Dixville Notch keeps historic midnight voting tradition alive


UPDATE: The results are in – three write-in votes for Michael Bloomberg (one from the only registered Republican of the 5 voters), one vote for Bernie Sanders, and one vote for Pete Buttigieg.

At midnight on Tuesday, the small town of Dixville Notch will continue its 60-year tradition of being one of the first communities in the nation to cast ballots in a primary election.

With five voters expected to head to the polls, it’s the smallest total the community has seen and the minimum needed in order to continue the tradition.

For months, the town’s first-in-the-nation status was in doubt. It appeared only four voters would be on hand to cast a ballot. Les Otten, who has been connected with the town for years but also has homes in Massachusetts and Maine, moved back in time to become their fifth voter. He had a simple motive for doing so.

“It’s something I can look to my grandchildren and say ‘I was part of that, and I helped a community,” Otten said. “When I’m covered with dirt, what’s going to remain is what I did with my life, and I think that being a part of the political process and building a business in a depressed area is a good reputation.”

The Hale House at the Balsams Resort where voters will cast ballots is filled with photos of primaries past. Many candidates have visited the town of 12, the most recent being Michael Bennett. The tradition began in 1960 when Neil Tillotson secured a polling location. 60 years later, his son Tom Tillotson serves as moderator.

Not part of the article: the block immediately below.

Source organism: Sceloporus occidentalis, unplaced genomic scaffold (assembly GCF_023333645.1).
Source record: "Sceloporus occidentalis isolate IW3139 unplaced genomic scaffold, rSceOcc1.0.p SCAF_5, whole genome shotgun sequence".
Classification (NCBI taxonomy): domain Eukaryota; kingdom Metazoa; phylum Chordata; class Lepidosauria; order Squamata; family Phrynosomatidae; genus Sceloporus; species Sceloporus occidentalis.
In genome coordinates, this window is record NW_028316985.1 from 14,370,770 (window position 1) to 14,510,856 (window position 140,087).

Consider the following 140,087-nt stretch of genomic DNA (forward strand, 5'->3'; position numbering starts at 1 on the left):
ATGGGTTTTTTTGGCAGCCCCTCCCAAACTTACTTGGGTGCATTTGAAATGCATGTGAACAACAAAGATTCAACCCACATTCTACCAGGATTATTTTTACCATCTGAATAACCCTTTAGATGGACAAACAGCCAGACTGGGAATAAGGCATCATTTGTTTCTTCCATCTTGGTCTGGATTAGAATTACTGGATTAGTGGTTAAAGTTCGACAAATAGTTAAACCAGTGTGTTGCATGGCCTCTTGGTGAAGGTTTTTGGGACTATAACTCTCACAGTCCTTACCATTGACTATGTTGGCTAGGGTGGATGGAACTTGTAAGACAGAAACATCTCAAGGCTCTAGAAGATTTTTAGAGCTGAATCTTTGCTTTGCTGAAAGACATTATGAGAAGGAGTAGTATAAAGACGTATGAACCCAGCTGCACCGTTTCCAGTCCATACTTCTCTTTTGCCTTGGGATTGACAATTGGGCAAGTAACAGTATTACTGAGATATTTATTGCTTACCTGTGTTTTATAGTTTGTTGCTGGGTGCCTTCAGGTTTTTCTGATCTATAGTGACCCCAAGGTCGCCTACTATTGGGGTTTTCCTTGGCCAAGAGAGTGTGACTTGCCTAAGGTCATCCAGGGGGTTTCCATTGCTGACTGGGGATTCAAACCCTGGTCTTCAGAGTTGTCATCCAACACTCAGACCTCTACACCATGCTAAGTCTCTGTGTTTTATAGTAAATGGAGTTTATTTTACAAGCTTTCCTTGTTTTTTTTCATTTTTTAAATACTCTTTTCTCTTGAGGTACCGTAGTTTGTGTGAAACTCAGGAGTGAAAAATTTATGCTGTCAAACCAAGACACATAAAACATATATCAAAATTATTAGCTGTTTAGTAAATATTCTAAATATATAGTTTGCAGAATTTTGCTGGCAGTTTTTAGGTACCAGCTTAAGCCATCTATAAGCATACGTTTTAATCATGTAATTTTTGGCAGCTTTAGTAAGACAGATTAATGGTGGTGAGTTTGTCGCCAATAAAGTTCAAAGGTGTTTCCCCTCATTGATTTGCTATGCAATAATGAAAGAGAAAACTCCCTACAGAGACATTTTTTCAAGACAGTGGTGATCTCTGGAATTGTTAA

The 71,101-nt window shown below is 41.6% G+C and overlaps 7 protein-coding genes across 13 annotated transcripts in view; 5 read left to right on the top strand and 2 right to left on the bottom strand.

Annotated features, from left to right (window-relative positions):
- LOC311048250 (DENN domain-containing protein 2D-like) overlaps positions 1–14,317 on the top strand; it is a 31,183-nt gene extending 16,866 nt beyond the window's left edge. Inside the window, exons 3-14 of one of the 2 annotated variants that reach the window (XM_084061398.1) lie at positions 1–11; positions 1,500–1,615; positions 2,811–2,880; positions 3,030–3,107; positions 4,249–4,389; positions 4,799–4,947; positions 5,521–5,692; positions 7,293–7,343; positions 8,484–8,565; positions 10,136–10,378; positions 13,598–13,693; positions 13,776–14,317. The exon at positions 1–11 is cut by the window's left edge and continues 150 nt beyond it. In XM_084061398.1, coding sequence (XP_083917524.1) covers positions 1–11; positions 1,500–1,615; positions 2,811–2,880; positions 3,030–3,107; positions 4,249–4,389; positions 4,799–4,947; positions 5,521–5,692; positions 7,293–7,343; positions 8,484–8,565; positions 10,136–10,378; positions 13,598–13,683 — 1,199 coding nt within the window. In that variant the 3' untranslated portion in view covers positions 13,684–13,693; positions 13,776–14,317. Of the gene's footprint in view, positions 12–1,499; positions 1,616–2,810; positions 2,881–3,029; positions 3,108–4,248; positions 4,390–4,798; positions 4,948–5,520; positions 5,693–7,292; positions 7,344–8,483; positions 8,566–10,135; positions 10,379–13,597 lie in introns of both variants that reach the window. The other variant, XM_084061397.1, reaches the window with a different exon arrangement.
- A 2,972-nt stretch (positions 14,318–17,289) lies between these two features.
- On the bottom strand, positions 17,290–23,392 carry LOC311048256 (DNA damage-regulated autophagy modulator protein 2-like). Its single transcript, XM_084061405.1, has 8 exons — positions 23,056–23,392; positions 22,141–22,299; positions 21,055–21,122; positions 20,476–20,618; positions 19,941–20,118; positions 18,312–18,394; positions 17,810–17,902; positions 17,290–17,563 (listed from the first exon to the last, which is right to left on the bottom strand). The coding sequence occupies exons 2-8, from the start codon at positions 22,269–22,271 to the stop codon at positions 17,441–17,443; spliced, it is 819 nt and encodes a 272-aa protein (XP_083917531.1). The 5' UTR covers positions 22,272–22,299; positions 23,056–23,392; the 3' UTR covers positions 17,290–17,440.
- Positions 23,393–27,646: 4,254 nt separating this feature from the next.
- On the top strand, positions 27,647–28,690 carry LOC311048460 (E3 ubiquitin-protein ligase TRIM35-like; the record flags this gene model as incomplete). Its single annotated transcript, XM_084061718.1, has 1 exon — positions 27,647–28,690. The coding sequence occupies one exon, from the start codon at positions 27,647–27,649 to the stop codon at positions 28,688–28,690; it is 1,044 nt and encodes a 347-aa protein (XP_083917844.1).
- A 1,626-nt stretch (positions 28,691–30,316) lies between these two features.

“He had moved here and realized that he’d have to drive an hour to Berlin or Lancaster to cast his ballot,” Tillotson said. “Coincidentally, he ran into somebody that told him about the midnight voting tradition, and he said ‘That sounds like a good idea, I can vote right here!”

Tillotson’s role as town moderator comes with some added responsibility – to be first in the nation, he has to make sure all five voters are ready to cast ballots at midnight. If they don’t show up, polls can’t close.

“I’ve done it with up to 38 people, and that’s a little nerve-racking,” Tillotson said. “It’s a process this county knows, it’s “Where’s somebody? Go to the dorms and find out if this person is sleeping!”

Otten said it’s also an opportunity to speak out about issues facing Coos County, including a shrinking workforce that’s affected everything from education to healthcare. He sees the Balsam Resort as a key catalyst in bringing the region back to its former glory.

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